My standards-based grading journey thus far has been far from linear.
I began by jumping in with both feet (& hands & torso & head-under-water & gradebook) and forged ahead with no training and not much research. I tried to separate every single assignment I gave into a specific standard category & place all grades (yes, including homework & notebooks and all that, mock if you must) into the magical electronic “standards-based” gradebook. And here’s what I learned: DON’T DO IT THIS WAY!! Just because your gradebook is standards-based doesn’t mean that your teaching or basic philosophy is standards-based.
The next phase was a bit more refined. I realized the error or my ways after reading brilliant posts from superstars like Dan Meyers and Kate Nowak and many others. I subscribed to the philosophy of “re-doing until mastery” over “try it once or twice, pass or fail, and them move on to the next topic”. I remediated with those who needed it, I allowed re-quizzing as needed, I gave students standards checklists that they had to keep up with. I separated quizzes into standards but lumped them in with end-of-unit tests and kept separate categories for homework (OK, I still graded hw, rant away), projects, and computer lab work. Most importantly, I think, my ultimate goal was for every student to master every standard, no matter WHEN and no matter WHAT.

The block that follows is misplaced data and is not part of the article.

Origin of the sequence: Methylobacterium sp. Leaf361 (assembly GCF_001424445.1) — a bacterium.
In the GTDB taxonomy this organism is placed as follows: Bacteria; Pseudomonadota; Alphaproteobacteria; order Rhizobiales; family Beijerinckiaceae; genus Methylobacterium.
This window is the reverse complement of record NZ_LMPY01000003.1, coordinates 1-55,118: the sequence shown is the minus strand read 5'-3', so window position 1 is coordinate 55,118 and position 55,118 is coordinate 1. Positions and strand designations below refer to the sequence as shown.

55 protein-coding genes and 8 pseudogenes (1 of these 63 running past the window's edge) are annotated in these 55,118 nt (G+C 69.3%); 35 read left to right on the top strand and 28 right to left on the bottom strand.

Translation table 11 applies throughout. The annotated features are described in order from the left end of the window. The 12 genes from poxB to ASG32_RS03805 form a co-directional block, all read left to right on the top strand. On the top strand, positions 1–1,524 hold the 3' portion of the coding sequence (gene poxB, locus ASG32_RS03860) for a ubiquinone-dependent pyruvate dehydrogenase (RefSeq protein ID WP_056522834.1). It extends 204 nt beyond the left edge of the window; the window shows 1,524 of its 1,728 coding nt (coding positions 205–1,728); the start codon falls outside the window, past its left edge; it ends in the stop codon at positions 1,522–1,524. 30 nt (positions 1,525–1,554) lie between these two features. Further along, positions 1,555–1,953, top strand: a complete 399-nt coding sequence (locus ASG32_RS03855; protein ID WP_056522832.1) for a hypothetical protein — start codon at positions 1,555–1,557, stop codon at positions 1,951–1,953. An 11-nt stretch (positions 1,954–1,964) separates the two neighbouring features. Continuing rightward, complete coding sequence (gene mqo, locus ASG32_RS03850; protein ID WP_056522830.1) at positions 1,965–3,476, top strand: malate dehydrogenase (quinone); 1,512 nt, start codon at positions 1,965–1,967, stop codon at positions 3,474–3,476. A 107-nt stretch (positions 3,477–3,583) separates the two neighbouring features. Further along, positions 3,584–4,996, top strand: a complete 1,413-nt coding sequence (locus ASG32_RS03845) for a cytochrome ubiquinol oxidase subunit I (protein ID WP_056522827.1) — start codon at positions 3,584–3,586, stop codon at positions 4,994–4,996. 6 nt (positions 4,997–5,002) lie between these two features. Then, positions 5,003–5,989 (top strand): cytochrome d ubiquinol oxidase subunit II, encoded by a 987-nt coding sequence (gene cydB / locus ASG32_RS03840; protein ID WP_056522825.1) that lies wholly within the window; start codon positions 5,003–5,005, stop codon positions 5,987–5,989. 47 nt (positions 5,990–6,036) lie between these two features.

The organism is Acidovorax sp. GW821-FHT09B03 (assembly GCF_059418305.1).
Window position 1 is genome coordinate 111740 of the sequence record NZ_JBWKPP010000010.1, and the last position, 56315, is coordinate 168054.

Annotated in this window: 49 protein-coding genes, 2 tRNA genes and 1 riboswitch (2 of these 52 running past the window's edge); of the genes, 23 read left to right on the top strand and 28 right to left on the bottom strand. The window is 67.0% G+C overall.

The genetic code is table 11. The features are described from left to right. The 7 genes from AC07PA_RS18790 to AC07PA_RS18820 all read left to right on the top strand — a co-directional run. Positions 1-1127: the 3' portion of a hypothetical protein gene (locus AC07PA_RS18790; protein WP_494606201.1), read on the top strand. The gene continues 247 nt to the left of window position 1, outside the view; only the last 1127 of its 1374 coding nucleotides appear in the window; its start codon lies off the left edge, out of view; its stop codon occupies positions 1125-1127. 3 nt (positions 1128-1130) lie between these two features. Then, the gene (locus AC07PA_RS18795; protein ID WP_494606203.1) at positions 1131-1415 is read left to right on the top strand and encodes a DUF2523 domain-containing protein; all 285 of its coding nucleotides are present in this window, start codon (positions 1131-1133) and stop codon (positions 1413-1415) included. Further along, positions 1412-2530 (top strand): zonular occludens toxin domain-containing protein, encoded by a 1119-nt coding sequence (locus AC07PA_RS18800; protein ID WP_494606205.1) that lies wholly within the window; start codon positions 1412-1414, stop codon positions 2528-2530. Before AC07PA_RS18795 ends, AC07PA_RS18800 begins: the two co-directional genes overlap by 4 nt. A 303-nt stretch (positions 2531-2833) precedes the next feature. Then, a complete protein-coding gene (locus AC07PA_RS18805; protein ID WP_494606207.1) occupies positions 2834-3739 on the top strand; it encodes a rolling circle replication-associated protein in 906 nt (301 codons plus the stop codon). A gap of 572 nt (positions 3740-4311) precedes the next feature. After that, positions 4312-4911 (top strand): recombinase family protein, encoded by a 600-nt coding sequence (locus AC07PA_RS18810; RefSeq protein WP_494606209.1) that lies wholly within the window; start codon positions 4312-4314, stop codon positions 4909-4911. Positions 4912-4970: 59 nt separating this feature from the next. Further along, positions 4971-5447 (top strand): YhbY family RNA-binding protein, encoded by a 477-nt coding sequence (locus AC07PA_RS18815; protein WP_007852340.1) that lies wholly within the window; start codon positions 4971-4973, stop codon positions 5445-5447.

So now I’ve been following the #SBG chats in twitter over the summer months and I’m feeling the push to take it to the next level. The problem: What does “the next level” look like? I’m currently wrestling with these questions and I’d love to hear your feedback (even if you have more questions and not answers for mine!):
- How should I weight my grade book now? I’m required by the county to keep a “normal” electronic gradebook that parents & students can see to keep up with progress. What percent should the standards quizzes weigh? What other categories are necessary? (I’m thinking projects, computer lab work, and unit tests–although can I lump in unit tests with the standards quizzes?).
- Once I figure our how to weigh the grade book, how can I “sell” it to my administration (and co-teachers, and parents . . .) I fear that if I don’t have support then I’ll be pressured to change it. “What?! You teach 7th grade and quizzes are 60% of their grade? Are you insane?”
- How do I “sell” SBG to my students? How do I motivate them to do non-graded practice, such as class work and homework? They have been inculcated by previous teachers to be grubby little point-mongers rather than focused learners!
- I think “Process Standards” are really important in every unit (problem solving, reasoning/ justification, communicating mathematically, making connections, multiple representations). How do I assess them? How do they factor into a standards-based gradebook?
- OK, there are really several other questions, but they may be best saved for a separate post.
So, as Dan would say, “What Can You Do With This?”